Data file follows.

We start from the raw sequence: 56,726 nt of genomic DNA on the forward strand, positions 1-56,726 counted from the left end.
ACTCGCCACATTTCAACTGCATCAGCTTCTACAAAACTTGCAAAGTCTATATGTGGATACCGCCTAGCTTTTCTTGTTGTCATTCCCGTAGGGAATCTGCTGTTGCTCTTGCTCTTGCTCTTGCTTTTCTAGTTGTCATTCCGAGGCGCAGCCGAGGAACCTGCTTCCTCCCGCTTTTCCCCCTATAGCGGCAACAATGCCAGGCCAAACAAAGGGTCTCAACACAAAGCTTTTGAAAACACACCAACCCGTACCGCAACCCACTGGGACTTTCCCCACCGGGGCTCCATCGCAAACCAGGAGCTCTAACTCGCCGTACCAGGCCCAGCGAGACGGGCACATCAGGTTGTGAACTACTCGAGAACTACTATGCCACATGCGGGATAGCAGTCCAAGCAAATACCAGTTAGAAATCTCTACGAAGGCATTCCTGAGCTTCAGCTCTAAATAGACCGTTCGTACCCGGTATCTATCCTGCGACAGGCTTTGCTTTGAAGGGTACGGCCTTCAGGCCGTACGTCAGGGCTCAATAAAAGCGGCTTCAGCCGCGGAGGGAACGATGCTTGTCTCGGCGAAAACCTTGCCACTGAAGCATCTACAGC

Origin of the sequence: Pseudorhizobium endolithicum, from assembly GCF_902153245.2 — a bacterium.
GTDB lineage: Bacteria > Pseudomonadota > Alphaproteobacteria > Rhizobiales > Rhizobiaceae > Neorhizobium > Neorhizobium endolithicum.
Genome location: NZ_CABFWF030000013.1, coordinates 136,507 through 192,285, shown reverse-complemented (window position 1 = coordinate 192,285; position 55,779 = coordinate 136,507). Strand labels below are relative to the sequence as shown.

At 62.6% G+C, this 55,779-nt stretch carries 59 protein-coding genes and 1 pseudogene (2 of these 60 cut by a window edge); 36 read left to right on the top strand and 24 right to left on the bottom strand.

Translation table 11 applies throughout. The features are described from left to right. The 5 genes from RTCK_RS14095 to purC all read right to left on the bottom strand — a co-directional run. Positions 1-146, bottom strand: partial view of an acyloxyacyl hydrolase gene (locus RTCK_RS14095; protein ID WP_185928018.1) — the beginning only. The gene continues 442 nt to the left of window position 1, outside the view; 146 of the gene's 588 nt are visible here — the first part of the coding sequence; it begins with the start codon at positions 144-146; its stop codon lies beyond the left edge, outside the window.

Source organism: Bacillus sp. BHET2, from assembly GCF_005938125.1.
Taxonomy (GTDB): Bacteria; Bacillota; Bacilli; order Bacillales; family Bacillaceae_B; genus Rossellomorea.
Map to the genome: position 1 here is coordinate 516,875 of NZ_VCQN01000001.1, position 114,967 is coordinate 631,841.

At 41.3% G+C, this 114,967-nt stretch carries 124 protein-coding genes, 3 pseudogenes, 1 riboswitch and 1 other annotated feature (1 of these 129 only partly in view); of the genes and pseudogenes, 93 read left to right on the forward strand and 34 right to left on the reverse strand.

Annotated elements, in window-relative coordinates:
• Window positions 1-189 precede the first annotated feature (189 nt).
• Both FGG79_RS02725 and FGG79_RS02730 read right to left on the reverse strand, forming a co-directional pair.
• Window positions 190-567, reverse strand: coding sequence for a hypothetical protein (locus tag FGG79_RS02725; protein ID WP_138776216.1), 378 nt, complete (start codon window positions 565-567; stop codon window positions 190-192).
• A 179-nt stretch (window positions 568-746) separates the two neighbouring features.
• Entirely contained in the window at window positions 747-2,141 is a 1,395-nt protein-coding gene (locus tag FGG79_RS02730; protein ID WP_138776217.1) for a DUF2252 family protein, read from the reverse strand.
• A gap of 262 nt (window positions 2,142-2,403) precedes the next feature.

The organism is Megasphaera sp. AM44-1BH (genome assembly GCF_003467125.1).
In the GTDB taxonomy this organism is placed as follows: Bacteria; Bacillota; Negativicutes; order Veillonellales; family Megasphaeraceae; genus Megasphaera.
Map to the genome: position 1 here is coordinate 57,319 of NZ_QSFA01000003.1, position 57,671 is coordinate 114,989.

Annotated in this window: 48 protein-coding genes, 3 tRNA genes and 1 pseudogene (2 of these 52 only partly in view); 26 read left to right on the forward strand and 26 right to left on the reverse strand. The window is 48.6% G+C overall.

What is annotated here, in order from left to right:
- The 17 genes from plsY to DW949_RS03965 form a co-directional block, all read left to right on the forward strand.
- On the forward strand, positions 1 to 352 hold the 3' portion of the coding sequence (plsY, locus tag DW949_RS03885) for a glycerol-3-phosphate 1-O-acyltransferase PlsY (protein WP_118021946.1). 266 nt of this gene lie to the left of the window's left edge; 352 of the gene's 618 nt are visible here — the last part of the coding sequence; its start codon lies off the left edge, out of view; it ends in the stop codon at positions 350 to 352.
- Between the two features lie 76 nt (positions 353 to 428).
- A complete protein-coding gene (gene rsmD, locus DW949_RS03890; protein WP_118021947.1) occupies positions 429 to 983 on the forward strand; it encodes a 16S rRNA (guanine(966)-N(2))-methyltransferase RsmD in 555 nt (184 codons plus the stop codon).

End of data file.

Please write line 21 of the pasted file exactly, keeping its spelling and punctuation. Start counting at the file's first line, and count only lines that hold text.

Map to the genome: position 1 here is coordinate 57,319 of NZ_QSFA01000003.1, position 57,671 is coordinate 114,989.